I never really planned to move back in with my parents. Hopefully by the time I’m done you’ll understand why, but suffice it to say that when I left that place at 18 I never looked back. I guess nobody really plans on it — after all, when anyone says their plans after college are to move back in with their parents, people give them that pitying little glance when they know they shouldn’t feel bad for you, but do anyway. Nevertheless, at the beginning of last summer I found myself as a recent graduate with a double-major in Art History and Music, and none of the job prospects I’d been promised before graduation had developed beyond thin-lipped interviews and “Thank you for your interest.” My brushes with research as an undergraduate had soured my taste for academia, and none of the museums or firms I applied to seemed to have time for a 22-year-old with a lot of experience analyzing the nuances of Francis Bacon and not a lot of experience with Excel spreadsheets.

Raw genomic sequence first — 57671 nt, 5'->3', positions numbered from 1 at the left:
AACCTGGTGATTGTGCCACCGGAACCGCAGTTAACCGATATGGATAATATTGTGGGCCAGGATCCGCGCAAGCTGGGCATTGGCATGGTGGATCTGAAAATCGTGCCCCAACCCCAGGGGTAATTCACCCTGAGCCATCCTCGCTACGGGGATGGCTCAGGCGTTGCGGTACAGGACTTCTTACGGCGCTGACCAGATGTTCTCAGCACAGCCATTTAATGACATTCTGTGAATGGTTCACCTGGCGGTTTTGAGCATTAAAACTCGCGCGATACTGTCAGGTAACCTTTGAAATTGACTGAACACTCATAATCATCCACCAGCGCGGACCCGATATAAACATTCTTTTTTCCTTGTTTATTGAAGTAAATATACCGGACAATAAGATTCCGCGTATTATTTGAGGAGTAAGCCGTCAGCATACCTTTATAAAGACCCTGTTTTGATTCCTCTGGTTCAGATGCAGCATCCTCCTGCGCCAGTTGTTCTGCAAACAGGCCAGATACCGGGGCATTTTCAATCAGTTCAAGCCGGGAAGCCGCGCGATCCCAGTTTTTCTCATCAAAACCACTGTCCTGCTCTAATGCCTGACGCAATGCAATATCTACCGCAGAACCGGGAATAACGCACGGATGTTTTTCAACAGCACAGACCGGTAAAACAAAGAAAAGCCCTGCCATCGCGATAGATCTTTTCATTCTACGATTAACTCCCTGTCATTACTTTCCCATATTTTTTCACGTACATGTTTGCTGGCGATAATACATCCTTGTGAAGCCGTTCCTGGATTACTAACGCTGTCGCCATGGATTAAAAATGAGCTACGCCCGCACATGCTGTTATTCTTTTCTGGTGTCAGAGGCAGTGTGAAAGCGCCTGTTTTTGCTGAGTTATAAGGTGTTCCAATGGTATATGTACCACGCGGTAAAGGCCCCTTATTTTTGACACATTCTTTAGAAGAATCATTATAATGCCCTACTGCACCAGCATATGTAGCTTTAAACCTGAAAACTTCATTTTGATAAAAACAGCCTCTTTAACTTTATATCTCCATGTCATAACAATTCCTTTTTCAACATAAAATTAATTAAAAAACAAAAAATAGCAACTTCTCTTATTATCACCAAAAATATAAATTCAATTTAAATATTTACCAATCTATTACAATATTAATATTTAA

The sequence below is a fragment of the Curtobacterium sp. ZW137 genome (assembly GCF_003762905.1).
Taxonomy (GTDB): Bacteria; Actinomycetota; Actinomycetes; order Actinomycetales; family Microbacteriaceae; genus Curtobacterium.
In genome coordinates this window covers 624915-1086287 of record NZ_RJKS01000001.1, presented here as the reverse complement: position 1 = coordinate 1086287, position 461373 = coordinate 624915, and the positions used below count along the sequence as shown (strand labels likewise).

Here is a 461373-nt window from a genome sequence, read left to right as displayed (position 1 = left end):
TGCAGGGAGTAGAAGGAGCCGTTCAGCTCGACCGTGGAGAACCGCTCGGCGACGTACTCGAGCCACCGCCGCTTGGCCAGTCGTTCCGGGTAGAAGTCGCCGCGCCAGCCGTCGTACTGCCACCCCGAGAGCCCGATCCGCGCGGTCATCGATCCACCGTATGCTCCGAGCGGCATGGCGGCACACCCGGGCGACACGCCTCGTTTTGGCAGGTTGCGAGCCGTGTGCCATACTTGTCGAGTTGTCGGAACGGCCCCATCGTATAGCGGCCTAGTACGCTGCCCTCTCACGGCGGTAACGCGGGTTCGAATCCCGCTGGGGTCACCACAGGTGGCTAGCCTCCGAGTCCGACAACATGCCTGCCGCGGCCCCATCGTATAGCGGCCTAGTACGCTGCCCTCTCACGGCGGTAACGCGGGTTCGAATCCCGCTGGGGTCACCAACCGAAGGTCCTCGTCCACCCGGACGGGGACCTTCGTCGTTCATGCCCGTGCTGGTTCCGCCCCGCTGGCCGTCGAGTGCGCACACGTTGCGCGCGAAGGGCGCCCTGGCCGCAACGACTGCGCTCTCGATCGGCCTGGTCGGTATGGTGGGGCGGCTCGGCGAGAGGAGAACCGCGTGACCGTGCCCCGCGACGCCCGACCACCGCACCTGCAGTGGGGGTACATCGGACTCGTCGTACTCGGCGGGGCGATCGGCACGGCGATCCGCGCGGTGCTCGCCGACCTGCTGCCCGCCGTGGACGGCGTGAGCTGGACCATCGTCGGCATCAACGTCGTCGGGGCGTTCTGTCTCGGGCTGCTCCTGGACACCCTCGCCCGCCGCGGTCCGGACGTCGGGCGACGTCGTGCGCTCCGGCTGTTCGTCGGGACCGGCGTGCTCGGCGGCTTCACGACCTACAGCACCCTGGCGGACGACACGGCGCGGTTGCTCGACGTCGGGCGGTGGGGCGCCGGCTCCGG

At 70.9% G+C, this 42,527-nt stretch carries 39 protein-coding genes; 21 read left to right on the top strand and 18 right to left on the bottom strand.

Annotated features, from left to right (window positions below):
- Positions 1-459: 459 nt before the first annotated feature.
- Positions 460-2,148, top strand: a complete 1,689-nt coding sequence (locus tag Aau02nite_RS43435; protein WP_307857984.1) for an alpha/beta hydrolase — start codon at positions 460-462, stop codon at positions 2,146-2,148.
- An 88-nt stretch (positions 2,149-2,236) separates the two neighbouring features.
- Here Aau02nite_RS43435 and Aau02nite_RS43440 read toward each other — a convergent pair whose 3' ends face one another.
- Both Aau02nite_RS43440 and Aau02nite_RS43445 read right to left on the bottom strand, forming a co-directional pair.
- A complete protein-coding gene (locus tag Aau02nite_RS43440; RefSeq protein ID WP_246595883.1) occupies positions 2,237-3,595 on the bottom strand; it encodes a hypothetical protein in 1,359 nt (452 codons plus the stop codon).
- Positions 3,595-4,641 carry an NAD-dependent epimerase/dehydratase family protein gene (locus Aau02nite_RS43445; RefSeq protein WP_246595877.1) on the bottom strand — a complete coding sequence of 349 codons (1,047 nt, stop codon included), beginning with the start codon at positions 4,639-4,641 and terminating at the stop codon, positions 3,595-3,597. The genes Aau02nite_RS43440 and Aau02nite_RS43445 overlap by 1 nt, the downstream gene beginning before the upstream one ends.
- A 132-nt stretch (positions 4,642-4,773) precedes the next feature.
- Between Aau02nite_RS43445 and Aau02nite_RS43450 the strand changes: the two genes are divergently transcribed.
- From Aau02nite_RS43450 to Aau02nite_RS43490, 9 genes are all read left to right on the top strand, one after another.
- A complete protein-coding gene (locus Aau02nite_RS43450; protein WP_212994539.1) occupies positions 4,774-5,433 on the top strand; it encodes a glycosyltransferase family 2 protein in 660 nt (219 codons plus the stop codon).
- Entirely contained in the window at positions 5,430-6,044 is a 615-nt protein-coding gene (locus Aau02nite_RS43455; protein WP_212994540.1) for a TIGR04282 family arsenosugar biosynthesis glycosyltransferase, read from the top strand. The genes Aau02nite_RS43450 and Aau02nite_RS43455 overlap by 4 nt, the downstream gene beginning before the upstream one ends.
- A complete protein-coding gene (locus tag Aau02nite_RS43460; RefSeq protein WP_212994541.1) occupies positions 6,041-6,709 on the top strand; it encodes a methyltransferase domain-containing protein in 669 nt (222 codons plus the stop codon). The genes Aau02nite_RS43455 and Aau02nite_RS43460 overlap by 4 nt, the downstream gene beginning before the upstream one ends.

In the end, my old high school decided to take pity on me and hired me on as a “Junior Media Specialist and Administrative Assistant,” a Frankenstinean combination of secretary and librarian paying half as much as either job would alone. I figured it was better than nothing, but I couldn’t find a way to torture the cost of living near my school into being even slightly equivalent to my salary. So, it was with considerable resignation that I decided to move back in with my parents, just until I could get back on my feet and get a bit of experience that might help me break into what I actually wanted to do.